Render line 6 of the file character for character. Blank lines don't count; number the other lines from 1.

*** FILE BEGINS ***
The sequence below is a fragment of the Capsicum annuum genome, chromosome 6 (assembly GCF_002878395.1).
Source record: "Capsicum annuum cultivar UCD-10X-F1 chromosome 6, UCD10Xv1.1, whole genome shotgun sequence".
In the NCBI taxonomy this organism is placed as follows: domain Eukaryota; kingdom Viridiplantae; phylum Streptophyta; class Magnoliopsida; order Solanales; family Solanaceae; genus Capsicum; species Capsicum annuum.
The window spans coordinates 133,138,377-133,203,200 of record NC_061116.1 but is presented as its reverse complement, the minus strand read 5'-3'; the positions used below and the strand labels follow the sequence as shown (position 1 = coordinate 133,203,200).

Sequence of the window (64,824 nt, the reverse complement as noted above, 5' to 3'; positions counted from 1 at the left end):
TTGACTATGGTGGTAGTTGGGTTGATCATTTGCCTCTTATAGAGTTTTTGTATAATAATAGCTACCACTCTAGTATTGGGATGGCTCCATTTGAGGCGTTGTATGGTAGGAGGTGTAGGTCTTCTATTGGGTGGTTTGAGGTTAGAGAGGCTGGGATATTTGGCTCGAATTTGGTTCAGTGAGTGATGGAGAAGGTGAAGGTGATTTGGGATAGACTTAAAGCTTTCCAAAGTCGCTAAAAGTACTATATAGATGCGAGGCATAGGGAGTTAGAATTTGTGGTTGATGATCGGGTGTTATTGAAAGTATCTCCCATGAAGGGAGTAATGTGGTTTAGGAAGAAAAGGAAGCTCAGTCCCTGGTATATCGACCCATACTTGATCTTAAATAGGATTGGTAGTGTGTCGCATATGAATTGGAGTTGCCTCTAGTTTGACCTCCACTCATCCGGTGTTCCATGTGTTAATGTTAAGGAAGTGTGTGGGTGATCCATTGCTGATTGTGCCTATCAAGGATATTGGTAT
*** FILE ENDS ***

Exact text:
TTGACTATGGTGGTAGTTGGGTTGATCATTTGCCTCTTATAGAGTTTTTGTATAATAATAGCTACCACTCTAGTATTGGGATGGCTCCATTTGAGGCGTTGTATGGTAGGAGGTGTAGGTCTTCTATTGGGTGGTTTGAGGTTAGAGAGGCTGGGATATTTGGCTCGAATTTGGTTCAGTGAGTGATGGAGAAGGTGAAGGTGATTTGGGATAGACTTAAAGCTTTCCAAAGTCGCTAAAAGTACTATATAGATGCGAGGCATAGGGAGTTAGAATTTGTGGTTGATGATCGGGTGTTATTGAAAGTATCTCCCATGAAGGGAGTAATGTGGTTTAGGAAGAAAAGGAAGCTCAGTCCCTGGTATATCGACCCATACTTGATCTTAAATAGGATTGGTAGTGTGTCGCATATGAATTGGAGTTGCCTCTAGTTTGACCTCCACTCATCCGGTGTTCCATGTGTTAATGTTAAGGAAGTGTGTGGGTGATCCATTGCTGATTGTGCCTATCAAGGATATTGGTAT